Don't vote today and you'll get hit with a fine

Those who may be thinking they can dodge voting in the Federal Election today should consider that it will set you back up to $222 and even a court appearance.

Voting has been compulsory in Australia for people aged 18 and above since 1924, and not voting is a violation of section 245 of the Commonwealth Electoral Act.

Failing to vote attracts a fine of $20, but the cost could grow if that amount isn't paid.

A spokesperson from the Australian Electoral Commission (AEC) previously told Yahoo Finance Australia that ignoring the $20 penalty could see the matter land you in court and, without a valid excuse, you could be hit with a $222 fine plus court fees.

Prime Minister Scott Morrison accidentally knocks over a child ahead of the Federal Election
If you don't vote today and don't have a valid excuse prepare to get hit with a $20 fine. Source: Getty Images.

How will they know if you didn't vote?

The AEC has registered 17.2 million voters for the 2022 Federal Election compared to 16.4 million in 2019. In that year 92 per cent of eligible voters turned up at the polls to cast their ballot.

If you are registered to vote with the AEC, your name will be on the electoral roll at each polling booth throughout the electorate where you are registered.

If your name is not checked off the electoral roll at any of the polling booth locations, you will receive a letter from the AEC asking to explain the reason why you didn’t vote.

If you did vote, advise the AEC and provide details by the due date contained in the letter. If you didn’t vote and don’t have a valid reason, you must pay the $20 penalty.

It is at the discretion of the AEC's Divisional Returning Officer (DRO) for each electorate to determine whether you have provided a valid and sufficient reason for not voting.

Signs displaying photos of politicians Monique Ryan and Josh Frydenberg and a person handing out how to vote cards
Australians will be heading to the polls today for the 2022 Federal Election. If you can't get to a polling booth to vote, there are other options available. Source: Getty

What are valid excuses for not voting?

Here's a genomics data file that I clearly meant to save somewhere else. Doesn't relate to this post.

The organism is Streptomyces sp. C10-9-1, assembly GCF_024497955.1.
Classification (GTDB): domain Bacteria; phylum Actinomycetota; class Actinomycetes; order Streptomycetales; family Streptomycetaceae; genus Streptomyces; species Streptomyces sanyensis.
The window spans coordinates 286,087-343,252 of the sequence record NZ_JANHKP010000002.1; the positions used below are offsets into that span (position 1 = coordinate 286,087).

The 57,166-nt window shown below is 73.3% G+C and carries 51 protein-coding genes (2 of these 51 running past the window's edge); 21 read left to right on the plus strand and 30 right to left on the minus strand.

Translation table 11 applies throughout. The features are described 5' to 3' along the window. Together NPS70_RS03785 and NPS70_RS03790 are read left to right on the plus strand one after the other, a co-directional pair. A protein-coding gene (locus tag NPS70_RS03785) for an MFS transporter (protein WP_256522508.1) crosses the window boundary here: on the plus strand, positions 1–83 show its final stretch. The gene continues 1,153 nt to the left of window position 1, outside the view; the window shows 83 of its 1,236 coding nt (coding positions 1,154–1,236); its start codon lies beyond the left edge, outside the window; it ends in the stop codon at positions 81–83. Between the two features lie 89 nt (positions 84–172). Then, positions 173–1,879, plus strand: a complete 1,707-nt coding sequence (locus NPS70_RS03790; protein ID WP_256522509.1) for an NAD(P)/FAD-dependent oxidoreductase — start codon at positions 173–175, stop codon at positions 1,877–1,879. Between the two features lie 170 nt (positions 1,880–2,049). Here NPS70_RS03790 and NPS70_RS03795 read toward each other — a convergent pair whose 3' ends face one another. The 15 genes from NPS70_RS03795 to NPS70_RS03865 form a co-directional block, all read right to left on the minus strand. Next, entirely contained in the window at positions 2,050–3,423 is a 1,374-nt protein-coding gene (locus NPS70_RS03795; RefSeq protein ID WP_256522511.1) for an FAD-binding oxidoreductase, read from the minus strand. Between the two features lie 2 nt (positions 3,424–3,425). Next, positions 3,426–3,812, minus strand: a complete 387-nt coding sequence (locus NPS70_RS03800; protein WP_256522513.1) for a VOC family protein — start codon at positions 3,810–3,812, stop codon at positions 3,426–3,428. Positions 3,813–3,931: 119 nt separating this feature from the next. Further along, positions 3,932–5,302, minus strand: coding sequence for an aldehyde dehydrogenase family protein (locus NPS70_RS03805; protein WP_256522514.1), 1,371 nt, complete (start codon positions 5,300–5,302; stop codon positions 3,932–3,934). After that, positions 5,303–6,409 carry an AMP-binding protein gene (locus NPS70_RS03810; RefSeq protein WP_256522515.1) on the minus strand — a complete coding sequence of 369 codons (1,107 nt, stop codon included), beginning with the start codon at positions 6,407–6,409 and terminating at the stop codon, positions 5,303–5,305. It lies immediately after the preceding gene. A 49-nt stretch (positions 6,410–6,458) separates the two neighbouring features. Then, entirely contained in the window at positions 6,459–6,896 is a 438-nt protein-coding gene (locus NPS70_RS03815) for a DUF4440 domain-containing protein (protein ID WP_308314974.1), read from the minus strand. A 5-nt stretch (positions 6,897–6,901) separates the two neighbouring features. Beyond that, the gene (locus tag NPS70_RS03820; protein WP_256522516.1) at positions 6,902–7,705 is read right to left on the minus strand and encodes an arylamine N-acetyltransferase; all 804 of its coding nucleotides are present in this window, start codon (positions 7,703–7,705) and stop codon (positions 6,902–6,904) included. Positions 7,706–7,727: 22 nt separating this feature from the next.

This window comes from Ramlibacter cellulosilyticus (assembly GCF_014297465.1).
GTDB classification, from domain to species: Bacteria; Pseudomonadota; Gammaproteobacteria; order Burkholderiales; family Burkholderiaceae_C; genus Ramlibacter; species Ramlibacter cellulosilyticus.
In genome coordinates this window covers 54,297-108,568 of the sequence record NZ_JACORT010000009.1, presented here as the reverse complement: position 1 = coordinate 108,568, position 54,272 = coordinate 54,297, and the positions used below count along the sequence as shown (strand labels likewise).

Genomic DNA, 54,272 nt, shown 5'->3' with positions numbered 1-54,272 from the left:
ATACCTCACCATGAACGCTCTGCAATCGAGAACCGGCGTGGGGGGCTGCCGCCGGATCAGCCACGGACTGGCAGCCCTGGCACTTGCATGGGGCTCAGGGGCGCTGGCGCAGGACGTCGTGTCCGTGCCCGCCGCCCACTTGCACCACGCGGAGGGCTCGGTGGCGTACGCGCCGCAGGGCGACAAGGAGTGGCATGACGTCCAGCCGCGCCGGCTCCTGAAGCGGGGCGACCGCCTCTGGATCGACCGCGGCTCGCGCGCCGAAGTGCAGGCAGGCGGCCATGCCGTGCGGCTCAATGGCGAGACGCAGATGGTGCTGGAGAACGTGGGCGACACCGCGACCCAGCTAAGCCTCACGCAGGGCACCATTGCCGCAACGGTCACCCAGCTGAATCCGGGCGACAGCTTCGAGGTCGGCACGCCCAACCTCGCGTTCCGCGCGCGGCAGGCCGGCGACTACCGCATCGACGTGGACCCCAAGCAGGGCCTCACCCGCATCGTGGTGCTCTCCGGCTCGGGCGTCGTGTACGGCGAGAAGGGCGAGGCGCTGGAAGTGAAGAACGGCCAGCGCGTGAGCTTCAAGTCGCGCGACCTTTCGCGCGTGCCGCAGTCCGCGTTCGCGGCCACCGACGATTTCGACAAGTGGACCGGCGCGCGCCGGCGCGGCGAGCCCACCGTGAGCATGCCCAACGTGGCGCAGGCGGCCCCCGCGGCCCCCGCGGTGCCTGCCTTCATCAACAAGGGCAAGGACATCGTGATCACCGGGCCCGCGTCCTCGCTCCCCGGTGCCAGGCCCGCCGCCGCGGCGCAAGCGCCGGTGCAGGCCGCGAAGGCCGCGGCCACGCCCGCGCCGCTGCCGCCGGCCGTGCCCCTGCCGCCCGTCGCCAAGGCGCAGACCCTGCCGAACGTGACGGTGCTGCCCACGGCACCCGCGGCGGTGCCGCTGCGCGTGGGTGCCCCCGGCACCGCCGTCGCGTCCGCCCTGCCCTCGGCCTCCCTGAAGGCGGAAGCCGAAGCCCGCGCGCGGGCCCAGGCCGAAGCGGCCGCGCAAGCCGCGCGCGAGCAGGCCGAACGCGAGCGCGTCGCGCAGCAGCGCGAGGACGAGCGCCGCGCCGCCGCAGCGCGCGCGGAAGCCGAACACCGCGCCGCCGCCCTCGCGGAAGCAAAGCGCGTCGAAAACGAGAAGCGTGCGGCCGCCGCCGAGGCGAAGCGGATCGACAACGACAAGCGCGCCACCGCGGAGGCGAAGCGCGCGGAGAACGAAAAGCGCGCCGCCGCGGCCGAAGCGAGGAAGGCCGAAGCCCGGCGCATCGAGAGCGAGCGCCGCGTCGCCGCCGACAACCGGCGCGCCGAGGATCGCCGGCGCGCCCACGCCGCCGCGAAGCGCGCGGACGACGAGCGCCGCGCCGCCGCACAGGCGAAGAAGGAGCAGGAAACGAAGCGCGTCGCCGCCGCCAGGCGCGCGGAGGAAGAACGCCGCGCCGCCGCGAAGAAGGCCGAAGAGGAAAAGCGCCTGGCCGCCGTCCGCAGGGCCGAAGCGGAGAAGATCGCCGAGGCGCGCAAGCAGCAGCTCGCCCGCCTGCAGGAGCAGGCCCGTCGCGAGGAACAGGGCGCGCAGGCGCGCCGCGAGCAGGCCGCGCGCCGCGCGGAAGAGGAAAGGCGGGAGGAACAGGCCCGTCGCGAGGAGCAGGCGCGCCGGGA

It is at the discretion of the AEC's Divisional Returning Officer (DRO) for each electorate to determine whether you have provided a valid and sufficient reason for not voting.

The DRO will consider the merits of your individual case and take into account any specific circumstances at the polling places within their division in making a determination.

The High Court has previously given the below examples of valid reasons for not voting:

Physical obstruction, whether of sickness or outside prevention, or of natural events, or accident of any kind, would certainly be recognised by law in such a case.

One might also imagine cases where an intending voter on his way to the poll was diverted to save life, or to prevent crime, or to assist at some great disaster, such as a fire: in all of which cases, in my opinion, the law would recognise the competitive claims of public duty.

Another valid reason would be if a voter felt they had a religious duty to abstain from voting.

What if you tried to vote but were unable?

If you tried to vote but were prevented from doing so for some reason, you must provide that reason to the AEC. If the reason is valid you will not be fined.

What if you can't get to a polling booth on Election day?

There are also a number of other options to vote such as telephone voting and mobile polling teams. See the AEC website for further details.

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